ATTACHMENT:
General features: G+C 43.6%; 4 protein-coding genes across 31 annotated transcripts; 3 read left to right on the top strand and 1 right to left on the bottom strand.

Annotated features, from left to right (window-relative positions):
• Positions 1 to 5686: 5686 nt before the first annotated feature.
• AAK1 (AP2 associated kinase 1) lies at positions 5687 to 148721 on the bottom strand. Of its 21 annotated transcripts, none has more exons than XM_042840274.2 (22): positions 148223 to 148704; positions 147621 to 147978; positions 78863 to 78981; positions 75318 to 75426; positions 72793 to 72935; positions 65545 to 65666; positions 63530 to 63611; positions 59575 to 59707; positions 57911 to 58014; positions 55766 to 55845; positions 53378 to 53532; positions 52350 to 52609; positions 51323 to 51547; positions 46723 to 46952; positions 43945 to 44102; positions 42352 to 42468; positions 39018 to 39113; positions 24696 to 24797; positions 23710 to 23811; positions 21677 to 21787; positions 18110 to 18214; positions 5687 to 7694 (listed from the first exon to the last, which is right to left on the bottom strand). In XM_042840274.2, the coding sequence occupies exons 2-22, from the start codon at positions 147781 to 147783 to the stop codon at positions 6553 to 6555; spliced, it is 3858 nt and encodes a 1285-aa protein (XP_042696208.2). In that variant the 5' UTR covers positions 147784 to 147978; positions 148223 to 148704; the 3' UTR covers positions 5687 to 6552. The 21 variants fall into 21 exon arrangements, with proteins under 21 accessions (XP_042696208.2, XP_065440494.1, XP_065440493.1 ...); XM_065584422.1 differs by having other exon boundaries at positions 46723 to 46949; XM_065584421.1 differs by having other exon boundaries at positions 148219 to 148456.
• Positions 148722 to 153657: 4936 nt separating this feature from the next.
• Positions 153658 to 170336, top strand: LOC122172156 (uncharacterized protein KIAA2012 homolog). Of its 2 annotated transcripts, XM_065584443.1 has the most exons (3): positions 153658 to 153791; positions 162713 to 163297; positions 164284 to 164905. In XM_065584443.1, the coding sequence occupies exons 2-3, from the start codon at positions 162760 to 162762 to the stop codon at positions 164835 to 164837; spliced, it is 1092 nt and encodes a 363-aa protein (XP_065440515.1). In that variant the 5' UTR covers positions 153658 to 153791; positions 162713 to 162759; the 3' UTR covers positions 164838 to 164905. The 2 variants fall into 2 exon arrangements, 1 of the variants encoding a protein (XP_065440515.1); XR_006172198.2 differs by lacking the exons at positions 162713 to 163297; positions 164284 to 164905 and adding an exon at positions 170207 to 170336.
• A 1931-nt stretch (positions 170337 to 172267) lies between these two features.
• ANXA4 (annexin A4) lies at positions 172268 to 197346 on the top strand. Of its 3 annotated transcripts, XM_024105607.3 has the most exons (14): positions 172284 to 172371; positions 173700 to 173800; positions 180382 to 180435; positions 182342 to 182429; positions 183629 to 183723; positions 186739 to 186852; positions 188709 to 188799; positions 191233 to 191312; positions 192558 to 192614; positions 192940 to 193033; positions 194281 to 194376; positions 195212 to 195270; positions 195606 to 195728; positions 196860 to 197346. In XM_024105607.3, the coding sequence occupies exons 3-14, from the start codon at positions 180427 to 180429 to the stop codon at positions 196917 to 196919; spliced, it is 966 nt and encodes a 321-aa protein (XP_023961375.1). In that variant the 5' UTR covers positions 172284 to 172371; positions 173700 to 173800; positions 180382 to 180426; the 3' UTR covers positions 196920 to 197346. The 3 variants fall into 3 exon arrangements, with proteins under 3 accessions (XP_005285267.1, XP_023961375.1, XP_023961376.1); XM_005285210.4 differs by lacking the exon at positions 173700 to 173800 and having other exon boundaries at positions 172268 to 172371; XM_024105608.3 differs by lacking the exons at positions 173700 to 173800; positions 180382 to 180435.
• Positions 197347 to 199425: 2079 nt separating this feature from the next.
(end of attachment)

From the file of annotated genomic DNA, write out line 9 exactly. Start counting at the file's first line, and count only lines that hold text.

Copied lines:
• Positions 197347 to 199425: 2079 nt separating this feature from the next.